The year was 1886 when the old pioneer was walking with the aid of his cane east on Commercial Ave. He had quit farming soon after the Civil War, when his son came home to run the farm, and he built a nice new house in town.
As he left his home near Nichols St., he passed only a few houses along the street shaded by oak trees between the walkway and two-lane dirt road. He remembered when most of them were built, with big red barns in the rear to shelter their favorite horses and carriages. Some also had chicken houses near the barns and grazing land for cows, even in town.
Walking east down the big hill, the old gentleman came to the lot where a German blacksmith had just moved into Lowell from Goodenow, Ill. He found that his name was Nick Berg, who soon opened his shop (on the site of a well-known modern-day restaurant). Next door was the large general store, circa 1870, where he stopped for a while to talk about the old days over crackers and coffee by the old, pot-bellied stove. He could see the Union House Hotel across the street and remembered back in 1860 when it was being built, and how busy it was later with salesmen coming from the train every day to stay in Lowell while peddling their wares, and with travelers on the way to the city.
When he was about to cross the railroad, only in place for a few years, he thought of its many advantages for Lowell -- there was a telegraph office where news and greetings could be received from far away in a short time; there were new opportunities for business, and travel opened new horizons to residents.
Many hotels were built about that time, and one of them just to the east of the tracks was operated by Mr. Ceiga. Just to the south, the new steam powered grist mill built by DuBreuil and Keilman stood seventy feet high, with a capacity of 60 thousand bushels.
On many Sundays travelers from Chicago came to Lowell on the morning train, enjoyed lounging on the lawn of a hotel, ate a homecooked chicken dinner served family-style for $1, and returned to the city on the later afternoon train.
The old pioneer stopped for a while at the old wooden bridge over Cedar Creek, where one of several livery stables in town straddled the stream on the south side of the avenue. Horses and carriages were available for rent, and some of the younger set requested a horse "which knew the way home." He passed some of the other stables and stopped in to see his old friend, Jerry Kenney, and then stopped in at Sanger's Hardware store.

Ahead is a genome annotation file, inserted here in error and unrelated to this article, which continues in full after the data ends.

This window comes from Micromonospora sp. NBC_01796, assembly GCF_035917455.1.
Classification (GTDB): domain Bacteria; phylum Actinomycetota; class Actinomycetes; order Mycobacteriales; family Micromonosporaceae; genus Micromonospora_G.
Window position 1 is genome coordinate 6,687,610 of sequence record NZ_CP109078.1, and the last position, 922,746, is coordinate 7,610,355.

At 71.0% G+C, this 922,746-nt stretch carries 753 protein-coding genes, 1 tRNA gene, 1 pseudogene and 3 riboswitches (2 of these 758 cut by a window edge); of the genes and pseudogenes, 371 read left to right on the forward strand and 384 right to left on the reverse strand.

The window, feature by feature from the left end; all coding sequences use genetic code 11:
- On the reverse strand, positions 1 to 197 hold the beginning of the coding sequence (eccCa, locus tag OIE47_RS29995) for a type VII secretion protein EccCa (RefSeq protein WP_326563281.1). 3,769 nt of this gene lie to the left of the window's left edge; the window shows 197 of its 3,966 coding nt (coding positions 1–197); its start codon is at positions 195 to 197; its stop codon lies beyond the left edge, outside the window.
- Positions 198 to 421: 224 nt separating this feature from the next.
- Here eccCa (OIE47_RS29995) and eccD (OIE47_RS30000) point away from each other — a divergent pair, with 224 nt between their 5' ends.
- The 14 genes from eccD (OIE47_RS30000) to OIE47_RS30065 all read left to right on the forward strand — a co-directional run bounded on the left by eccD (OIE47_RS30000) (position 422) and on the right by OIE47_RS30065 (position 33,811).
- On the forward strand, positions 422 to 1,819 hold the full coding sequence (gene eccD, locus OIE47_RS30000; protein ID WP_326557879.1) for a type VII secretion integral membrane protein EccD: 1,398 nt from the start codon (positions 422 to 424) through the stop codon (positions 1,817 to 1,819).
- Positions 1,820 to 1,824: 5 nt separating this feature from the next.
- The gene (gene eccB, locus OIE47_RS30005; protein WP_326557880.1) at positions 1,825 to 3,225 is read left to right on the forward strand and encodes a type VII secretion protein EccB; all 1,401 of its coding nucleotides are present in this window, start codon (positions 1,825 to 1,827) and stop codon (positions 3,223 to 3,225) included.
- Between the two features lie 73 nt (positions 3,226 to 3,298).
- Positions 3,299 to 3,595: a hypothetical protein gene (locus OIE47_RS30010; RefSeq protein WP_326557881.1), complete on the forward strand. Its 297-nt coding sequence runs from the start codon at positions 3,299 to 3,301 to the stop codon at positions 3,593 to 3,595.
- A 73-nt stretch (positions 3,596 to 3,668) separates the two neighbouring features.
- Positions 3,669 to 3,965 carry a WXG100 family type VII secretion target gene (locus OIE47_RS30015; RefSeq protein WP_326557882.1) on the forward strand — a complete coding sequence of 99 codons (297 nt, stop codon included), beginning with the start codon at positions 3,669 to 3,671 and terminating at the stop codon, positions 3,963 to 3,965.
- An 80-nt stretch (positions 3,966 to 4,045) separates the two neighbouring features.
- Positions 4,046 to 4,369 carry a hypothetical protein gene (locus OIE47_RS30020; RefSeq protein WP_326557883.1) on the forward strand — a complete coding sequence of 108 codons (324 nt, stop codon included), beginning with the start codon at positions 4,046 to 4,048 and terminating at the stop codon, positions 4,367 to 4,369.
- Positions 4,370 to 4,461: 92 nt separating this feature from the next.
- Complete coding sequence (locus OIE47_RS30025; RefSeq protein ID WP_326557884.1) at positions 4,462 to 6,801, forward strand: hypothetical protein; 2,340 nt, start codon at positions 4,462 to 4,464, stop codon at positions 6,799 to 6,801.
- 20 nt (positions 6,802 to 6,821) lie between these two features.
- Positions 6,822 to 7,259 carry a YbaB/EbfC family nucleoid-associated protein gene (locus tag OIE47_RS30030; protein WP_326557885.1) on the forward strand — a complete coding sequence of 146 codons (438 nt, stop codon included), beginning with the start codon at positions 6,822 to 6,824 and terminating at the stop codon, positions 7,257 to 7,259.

As he walked east along the wooden sidewalk, all sorts of horse-drawn rigs were parked along the right-of-way in front of the many frame buildings on the south side of the street. Soon he found himself at the old town square admiring the land donated some years before by Jabez Clark, although no monument, library, town hall or gazebo yet stood on the site.
He waited to cross the street, as several wagons passed by heading for the grist milll with their grain. Then he walked over to the home and office of another old friend, Dr. E.R. Bacon, a Civil War veteran and well-known Lowell physician. The good doctor took the pioneer on a tour of his comfortable mansion on the corner.
Another friend of the pioneer was John W. Viant, owner of a three-story building on the northeast corner of Clark and Commercial. They talked for a time about the general store business.
Having quite a thirst by this time, he walked to the middle of the block and north on Clark St. and dropped in at the Farmer's Home Tavern across from the present Lowell Tribune office, where he drank a small bottle of sarsaparilla. After a short rest, he continued his walk to see more old friends at the Alyea Hotel on the southeast corner of Jefferson and Mill Streets. He recalled when the area was near the first lots platted in the town of Lowell back in '52 and how Melvin Halsted planned for wide streets in that section of the little village.
He then walked over to Main St. and turned a block west to Jonah Thorn's hotel and general store, just across the street from Halsted's home. The two old friend talked about those good old pioneer days and many other pleasant memories. Townspeople, they agreed, were still talking about the murder that took place in front of Thorn's Hotel in 1877.
The pioneer went across the street to see Melvin Halsted at his home, but Halsted's wife, Martha, directed him to the grist mill down the street, where Halsted was checking on some equipment. Friendly greetings were exchanges, and Halsted showed him around the three-story brick building with its mansard roof. He explained that some of the machinery was moved from the earlier mill on Mill St., with other, newer equipment added.
The two friends said goodbye, and the old pioneer trudged up the hill on Main St., wishing Nichols St. was a little closer as he walked by the old brickyard to the north. On the way home, he thought about what a wonderful walk it had been, seeing so many old cronies and talking about pleasant memories from earlier days.
("The old pioneer" in this story could have been a "real" person in 1886, but actually sprang to life only in the mind of the writer.)
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